Montreal Cognitive Assessment (MoCA): Though doctors have used the MMSE since 1975, some vascular dementia experts say it has one important failing: it does not pick up or track changes in executive function — cognitive skills like abstract reasoning, goal-setting and carrying out complex tasks. These functions occur in the brain's frontal lobes, the area most likely to be damaged by the cerebrovascular disease that causes vascular dementia.

“When I started my practice, I realized that the MMSE is actually quite insensitive at measuring executive function, which is a huge area of difference we see between patients with vascular dementia and those with Alzheimer's disease,” says neurologist Ziad Nasreddine, M.D., clinical assistant professor at University of Sherbrooke and McGill University in Montreal. “I needed to be able to screen patients in as many types of thinking as possible, so I created the MoCA.”

A study published in the Canadian Journal of Neurosciences in 2009 found that MoCA test results detected cognitive impairment in patients who were at least 65-years-old and had two or more vascular risk factors (high blood pressure, high cholesterol, etc.) that primary care physicians had missed.

These are among the questions from the MoCA test that assess executive function:

Trailmaking: The patient is asked to complete a line connecting letters and numbers in an easily recognized pattern. The correct answer is 1 – A – 2 – B – 3 – C, etc. “If the person connects all the numbers only or all the letters only, that shows a very concrete thought process and that cognitive flexibility is being lost,” says Nasreddine.

Abstract Language: What do a banana and an orange have in common? People who can reason abstractly know they are both fruits. A person with cognitive impairment might not see any similarities, or he might answer that they both have skins, says Nasreddine. Another example: a train and a bicycle. Overly concrete answer: both have wheels. Abstract answer: both are a means of transportation.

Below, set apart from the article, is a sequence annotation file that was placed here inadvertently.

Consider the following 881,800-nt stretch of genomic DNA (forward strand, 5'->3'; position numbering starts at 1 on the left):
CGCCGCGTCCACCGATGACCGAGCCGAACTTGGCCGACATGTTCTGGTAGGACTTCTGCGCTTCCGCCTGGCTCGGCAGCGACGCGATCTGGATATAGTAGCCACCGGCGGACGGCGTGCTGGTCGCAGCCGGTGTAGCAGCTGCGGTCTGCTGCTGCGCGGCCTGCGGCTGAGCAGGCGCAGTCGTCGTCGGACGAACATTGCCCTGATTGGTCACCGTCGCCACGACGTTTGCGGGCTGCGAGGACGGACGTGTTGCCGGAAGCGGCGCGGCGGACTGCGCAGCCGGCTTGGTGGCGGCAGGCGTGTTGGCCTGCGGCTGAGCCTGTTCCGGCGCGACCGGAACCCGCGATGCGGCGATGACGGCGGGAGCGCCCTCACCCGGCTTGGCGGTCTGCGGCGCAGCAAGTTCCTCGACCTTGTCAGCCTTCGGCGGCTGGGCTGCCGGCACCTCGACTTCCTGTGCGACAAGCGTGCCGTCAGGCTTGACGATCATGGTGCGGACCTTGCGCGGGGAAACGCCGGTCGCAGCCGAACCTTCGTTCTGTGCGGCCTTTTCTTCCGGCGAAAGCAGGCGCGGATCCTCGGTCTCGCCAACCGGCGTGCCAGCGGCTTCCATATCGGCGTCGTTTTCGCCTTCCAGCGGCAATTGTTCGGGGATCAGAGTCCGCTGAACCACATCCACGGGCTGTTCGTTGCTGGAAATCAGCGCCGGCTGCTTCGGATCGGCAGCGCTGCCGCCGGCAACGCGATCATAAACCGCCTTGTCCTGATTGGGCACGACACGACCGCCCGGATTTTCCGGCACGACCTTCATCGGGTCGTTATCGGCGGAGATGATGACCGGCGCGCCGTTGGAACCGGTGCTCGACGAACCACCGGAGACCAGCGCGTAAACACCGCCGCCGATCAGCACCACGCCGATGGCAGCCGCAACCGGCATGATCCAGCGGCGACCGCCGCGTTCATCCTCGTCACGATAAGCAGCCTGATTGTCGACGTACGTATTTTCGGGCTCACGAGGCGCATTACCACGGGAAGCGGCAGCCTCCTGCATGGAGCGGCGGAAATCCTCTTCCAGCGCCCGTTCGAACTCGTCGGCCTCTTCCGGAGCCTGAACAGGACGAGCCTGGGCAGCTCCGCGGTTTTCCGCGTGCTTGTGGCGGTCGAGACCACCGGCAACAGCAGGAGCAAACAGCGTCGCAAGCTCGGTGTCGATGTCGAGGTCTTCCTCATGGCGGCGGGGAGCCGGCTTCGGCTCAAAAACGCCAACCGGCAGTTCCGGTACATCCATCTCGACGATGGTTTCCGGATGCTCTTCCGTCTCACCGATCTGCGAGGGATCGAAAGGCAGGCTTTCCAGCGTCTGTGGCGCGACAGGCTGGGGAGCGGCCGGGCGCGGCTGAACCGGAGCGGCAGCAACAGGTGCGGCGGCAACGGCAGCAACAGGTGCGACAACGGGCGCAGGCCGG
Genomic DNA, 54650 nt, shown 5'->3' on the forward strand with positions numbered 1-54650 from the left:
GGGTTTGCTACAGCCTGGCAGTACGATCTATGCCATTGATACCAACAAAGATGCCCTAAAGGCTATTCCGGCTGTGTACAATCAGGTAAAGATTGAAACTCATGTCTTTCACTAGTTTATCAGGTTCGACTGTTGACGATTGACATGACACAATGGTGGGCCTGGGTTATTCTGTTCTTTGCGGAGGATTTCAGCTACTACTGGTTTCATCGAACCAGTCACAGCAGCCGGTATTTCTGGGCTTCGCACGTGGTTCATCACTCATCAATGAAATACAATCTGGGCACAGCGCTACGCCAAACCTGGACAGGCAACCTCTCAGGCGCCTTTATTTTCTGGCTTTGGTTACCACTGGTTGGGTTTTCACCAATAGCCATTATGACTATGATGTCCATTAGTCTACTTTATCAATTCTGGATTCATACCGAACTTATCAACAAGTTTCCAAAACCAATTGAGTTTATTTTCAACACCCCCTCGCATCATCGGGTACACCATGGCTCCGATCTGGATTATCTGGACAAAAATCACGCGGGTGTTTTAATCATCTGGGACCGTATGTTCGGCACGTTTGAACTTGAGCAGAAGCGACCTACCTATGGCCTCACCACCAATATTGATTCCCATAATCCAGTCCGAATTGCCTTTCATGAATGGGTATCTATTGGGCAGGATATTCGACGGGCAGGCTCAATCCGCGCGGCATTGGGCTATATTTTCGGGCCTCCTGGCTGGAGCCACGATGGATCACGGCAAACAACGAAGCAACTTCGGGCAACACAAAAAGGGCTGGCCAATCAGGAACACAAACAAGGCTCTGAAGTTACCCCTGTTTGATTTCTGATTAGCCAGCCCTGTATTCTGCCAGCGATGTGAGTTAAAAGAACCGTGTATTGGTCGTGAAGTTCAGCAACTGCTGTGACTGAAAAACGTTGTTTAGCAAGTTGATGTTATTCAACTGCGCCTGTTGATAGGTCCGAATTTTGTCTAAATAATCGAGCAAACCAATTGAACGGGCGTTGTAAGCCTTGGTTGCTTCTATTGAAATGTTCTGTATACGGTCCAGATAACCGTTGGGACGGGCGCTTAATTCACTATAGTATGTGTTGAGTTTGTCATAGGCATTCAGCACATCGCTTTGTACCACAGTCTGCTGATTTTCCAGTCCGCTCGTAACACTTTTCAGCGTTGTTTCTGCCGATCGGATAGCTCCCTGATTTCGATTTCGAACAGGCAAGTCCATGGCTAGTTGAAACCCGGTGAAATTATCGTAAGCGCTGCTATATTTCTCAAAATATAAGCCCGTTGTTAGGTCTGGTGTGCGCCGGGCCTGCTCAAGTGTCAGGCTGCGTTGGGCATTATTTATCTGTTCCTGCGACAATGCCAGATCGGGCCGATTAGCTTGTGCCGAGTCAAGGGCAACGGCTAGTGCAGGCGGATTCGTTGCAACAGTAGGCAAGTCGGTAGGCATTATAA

Cube Drawing: The patient views a drawing of a cube and is then asked to copy it, with the emphasis on creating the correct three-dimensional effect. But don't worry if this one stumps you and you have no other concerns. “About one third of normal subjects have trouble drawing the cube — if that's our only finding, you don't have to worry,” Nasreddine says. “But seventy percent of people with mild cognitive impairment will fail this one, so it is helpful to us in conjunction with other answers.”

Calculation: The patient is asked to start with 100, then subtract 7, preferably five times (which takes you to 65, by the way). “Some patients with frontal lobe damage can calculate well but cannot keep information in mind, so they forget the instruction while they're doing the subtraction and need guidance,” Nasreddine says. “The Alzheimer's patient can't do either.”

Courtesy of Ziad Nasreddine, M.D.

CLOCK TEST: How a person with Alzheimer's Disease draws a clock (left) compared to how a person with vascular dementia draws a clock (right).

Clock Test: Probably the most well-known question of all is disarmingly simple: Draw a clock with its hands at a specified time. On the MoCA test, that instruction is intentionally abstract: “ten past eleven.” According to Nasreddine, a patient with frontal lobe damage may have lost the ability to think about time abstractly and so may put one hand on the eleven and one hand on the ten (instead of the two). Alzheimer's patients may put all of the numbers on the right side or they may place the hands correctly but not know their meaning. Offering a clue can make a big difference to a patient who has vascular dementia: “If they struggle and then are shown a correct drawing, they will most likely be able to copy the clock fine, whereas the ability to copy is impaired in an Alzheimer's patient,” Nasreddine explains.

While cognitive damage caused by Alzheimer's is typically permanent, vascular dementia may be preventable, or partially reversible, when people keep cardiovascular disease risk factors under control. So it's crucial to get the right diagnosis when there is time to prevent future strokes that will hasten the decline and may even be fatal.